Home » Cricket, Sports » West Indies beat Pakistan by 37 Runs in 2nd ODI
Jul
17

Pakistan-vs-west-indiesPakistan’s top order didn’t exactly cover itself with glory, but it didn’t implode as it usually does either to keep their team with a chance of overhauling West Indies’ 232 in the second ODI in Providence.

West Indies’ quick bowlers were accurate at the start, with Kemar Roach beginning with four maidens in a row. Jason Holder was also tight, and Nasir Jamshed resorted to some wild mows as he couldn’t get off the mark even after 20 deliveries. He was almost dismissed on the 21st as he edged what should have been a straightforward catch to second slip only for Dwayne Bravo to spill it. Frustrated by the pressure, both openers again tried big hits and both succeeded with sixes over midwicket to finally lift the run-rate above three in the 10th over.

Roach belatedly had success for his probing opening spell, when Ahmed Shehzad edged behind to fail for the second consecutive match on his comeback. West Indies responded by bringing on Sunil Narine, who hasn’t been at his best in recent games, into the attack as early as the 12th over, and the offspinner delivered more of what West Indies have come to expect.

The No. 3 Mohammad Hafeez, also struggling, decided to hit his way into form. There was an inside-edge for four, but he sped along to 20 off 23 deliveries before he holed out to long-on off Narine after unwisely testing whether he could clear the man in the deep.

Jamshed had another reprieve at slip in the 20th over, but was generally beginning to look more at ease in the middle. Misbah-ul-Haq, who only hit one boundary in 121 deliveries on Sunday, hit two in his first 18, including a typical loft to wide long-on to get off the mark.

The required-rate is still below six and West Indies’ weak fifth bowler still has to deliver plenty of overs, which means Pakistan still have a decent chance in the chase, though they will need Jamshed and Misbah to stick around for a while longer before the more flamboyant batsmen lower down take over.

Pakistan’s spinners once again had the West Indies batsmen flailing hopelessly, but Dwayne Bravo and Kieron Pollard finally hit form to set a competitive target in the second ODI in Providence. Darren Bravo had provided the solidity early on to prevent the innings from unravelling as it so often has in recent times, but Pakistan kept the runs in check and a wicket almost always seemed imminent.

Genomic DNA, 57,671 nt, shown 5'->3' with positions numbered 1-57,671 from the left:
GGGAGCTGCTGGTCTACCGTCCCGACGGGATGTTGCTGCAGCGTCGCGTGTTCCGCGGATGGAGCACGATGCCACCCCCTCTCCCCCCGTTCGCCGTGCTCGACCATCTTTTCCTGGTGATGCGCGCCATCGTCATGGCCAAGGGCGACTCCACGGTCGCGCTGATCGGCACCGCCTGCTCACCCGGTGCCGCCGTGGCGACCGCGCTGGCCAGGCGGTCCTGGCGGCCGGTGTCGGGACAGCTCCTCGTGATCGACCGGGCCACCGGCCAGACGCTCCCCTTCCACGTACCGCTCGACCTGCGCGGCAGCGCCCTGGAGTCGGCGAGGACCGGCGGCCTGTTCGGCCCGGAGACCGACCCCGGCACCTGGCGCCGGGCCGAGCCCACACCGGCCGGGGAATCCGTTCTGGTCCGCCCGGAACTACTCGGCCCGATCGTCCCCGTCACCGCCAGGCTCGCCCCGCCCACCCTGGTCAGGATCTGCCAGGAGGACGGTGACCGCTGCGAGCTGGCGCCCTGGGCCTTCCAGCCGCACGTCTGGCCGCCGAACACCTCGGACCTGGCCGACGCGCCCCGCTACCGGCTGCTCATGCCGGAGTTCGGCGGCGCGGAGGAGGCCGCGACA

At 150 for 5 in the 39th over, with only the inconsistent allrounders to come, the only thing Pakistan had to complain about was some chewing gum which got entangled with the ball, but Pollard and Dwayne Bravo put on 70 brisk runs to lift West Indies’ score to a respectable one.

Misbah-ul-Haq’s hope that his bowlers would exploit the early moisture in the surface bore fruit in the first over itself, as Mohammad Irfan’s swinging deliveries dismissed the out-of-form Chris Gayle for 1. The more gentle medium-pace of Asad Ali didn’t complement the threat provided by Irfan, as he routinely strayed with the new ball to allow Darren Bravo some confidence-building boundaries. Darren Bravo stabilised the innings after Gayle’s early exit, weathering the sideways movement and bounce of Irfan.

Keeping him company was opener Johnson Charles, whose inability to rotate the strike pressurised him to go for the big hits. He had only one single in the first ten overs, which prompted a swat to midwicket off Irfan, and a risky loft taking on the man at long-on in Saeed Ajmal’s first over. He stuck around till the 19th over before perishing while going for another wild Hollywood hit, completely missing the legspinner from Shahid Afridi.

That brought in another of West Indies’ struggling batsmen. Less than two weeks ago, Marlon Samuels had his hands full of trophies at the annual West Indies awards. There is little chance of him repeating that at next year’s ceremony, given his dreadful form in 2013. The struggles were again on display in the second ODI against Pakistan, as he crawled to 11 off 51 deliveries, seldom at ease against the accuracy of the three Pakistan spinners. He was finally undone by a straighter one from Ajmal, and walked off with a shrug, acknowledging Ajmal had got the better of him.

That was Ajmal’s second big wicket, having earlier ended Darren Bravo’s stay on 54 with a doosra. West Indies had sprinted to 49 for 1 after 10 overs, not losing momentum despite a 45-minute rain break, but the spinners slowed them down after that, with the next 20 overs only costing 61 runs.

When the batting Powerplay only yielded 18 runs and produced two wickets, West Indies looked headed for a score around 200. Dwayne Bravo, after overcoming a nervy start, and Pollard, though, showed off their hitting ability – Pollard repeatedly powered the ball down the ground, and Dwayne Bravo regularly pinged the off-side boundaries. The big push arrived when Wahab Riaz was taken for 18 in the 47th over, and West Indies ended up with a total that should test Pakistan’s famously shaky batting.

 

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